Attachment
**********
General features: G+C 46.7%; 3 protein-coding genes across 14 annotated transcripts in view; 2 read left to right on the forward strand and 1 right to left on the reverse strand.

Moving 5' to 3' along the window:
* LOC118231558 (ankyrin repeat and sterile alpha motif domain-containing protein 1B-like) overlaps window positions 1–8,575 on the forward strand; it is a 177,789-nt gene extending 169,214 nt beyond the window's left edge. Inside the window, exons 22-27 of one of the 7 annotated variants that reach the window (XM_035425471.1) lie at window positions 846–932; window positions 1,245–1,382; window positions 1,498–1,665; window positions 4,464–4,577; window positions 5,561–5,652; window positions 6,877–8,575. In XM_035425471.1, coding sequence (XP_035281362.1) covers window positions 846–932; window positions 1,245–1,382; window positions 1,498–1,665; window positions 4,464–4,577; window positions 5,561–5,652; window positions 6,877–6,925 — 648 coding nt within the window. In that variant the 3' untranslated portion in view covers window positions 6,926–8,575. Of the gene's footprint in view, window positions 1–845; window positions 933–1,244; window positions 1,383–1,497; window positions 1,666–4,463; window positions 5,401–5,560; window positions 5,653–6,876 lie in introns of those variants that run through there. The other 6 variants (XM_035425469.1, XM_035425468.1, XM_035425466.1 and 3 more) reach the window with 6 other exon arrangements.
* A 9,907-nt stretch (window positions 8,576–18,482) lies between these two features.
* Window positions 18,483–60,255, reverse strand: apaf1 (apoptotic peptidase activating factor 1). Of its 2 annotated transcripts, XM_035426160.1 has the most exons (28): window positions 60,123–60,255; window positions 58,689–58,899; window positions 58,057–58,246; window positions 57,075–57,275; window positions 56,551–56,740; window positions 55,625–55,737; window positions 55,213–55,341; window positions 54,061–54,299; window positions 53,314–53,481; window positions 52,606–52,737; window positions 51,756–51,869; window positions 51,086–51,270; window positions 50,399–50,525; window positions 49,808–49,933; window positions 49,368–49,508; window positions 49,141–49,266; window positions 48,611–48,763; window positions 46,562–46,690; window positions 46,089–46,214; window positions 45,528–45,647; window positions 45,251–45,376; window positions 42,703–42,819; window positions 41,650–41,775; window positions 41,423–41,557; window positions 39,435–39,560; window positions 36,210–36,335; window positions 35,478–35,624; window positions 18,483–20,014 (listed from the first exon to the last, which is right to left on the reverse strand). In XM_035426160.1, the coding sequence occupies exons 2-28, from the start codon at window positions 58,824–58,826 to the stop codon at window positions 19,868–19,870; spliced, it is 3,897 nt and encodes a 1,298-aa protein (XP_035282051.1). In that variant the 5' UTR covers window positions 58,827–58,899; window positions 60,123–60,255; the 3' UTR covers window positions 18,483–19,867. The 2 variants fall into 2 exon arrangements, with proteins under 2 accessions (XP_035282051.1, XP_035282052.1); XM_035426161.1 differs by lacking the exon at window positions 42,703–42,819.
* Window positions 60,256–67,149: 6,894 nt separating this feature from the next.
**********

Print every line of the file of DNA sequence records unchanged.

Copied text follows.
General features: G+C 46.7%; 3 protein-coding genes across 14 annotated transcripts in view; 2 read left to right on the forward strand and 1 right to left on the reverse strand.

Moving 5' to 3' along the window:
* LOC118231558 (ankyrin repeat and sterile alpha motif domain-containing protein 1B-like) overlaps window positions 1–8,575 on the forward strand; it is a 177,789-nt gene extending 169,214 nt beyond the window's left edge. Inside the window, exons 22-27 of one of the 7 annotated variants that reach the window (XM_035425471.1) lie at window positions 846–932; window positions 1,245–1,382; window positions 1,498–1,665; window positions 4,464–4,577; window positions 5,561–5,652; window positions 6,877–8,575. In XM_035425471.1, coding sequence (XP_035281362.1) covers window positions 846–932; window positions 1,245–1,382; window positions 1,498–1,665; window positions 4,464–4,577; window positions 5,561–5,652; window positions 6,877–6,925 — 648 coding nt within the window. In that variant the 3' untranslated portion in view covers window positions 6,926–8,575. Of the gene's footprint in view, window positions 1–845; window positions 933–1,244; window positions 1,383–1,497; window positions 1,666–4,463; window positions 5,401–5,560; window positions 5,653–6,876 lie in introns of those variants that run through there. The other 6 variants (XM_035425469.1, XM_035425468.1, XM_035425466.1 and 3 more) reach the window with 6 other exon arrangements.
* A 9,907-nt stretch (window positions 8,576–18,482) lies between these two features.
* Window positions 18,483–60,255, reverse strand: apaf1 (apoptotic peptidase activating factor 1). Of its 2 annotated transcripts, XM_035426160.1 has the most exons (28): window positions 60,123–60,255; window positions 58,689–58,899; window positions 58,057–58,246; window positions 57,075–57,275; window positions 56,551–56,740; window positions 55,625–55,737; window positions 55,213–55,341; window positions 54,061–54,299; window positions 53,314–53,481; window positions 52,606–52,737; window positions 51,756–51,869; window positions 51,086–51,270; window positions 50,399–50,525; window positions 49,808–49,933; window positions 49,368–49,508; window positions 49,141–49,266; window positions 48,611–48,763; window positions 46,562–46,690; window positions 46,089–46,214; window positions 45,528–45,647; window positions 45,251–45,376; window positions 42,703–42,819; window positions 41,650–41,775; window positions 41,423–41,557; window positions 39,435–39,560; window positions 36,210–36,335; window positions 35,478–35,624; window positions 18,483–20,014 (listed from the first exon to the last, which is right to left on the reverse strand). In XM_035426160.1, the coding sequence occupies exons 2-28, from the start codon at window positions 58,824–58,826 to the stop codon at window positions 19,868–19,870; spliced, it is 3,897 nt and encodes a 1,298-aa protein (XP_035282051.1). In that variant the 5' UTR covers window positions 58,827–58,899; window positions 60,123–60,255; the 3' UTR covers window positions 18,483–19,867. The 2 variants fall into 2 exon arrangements, with proteins under 2 accessions (XP_035282051.1, XP_035282052.1); XM_035426161.1 differs by lacking the exon at window positions 42,703–42,819.
* Window positions 60,256–67,149: 6,894 nt separating this feature from the next.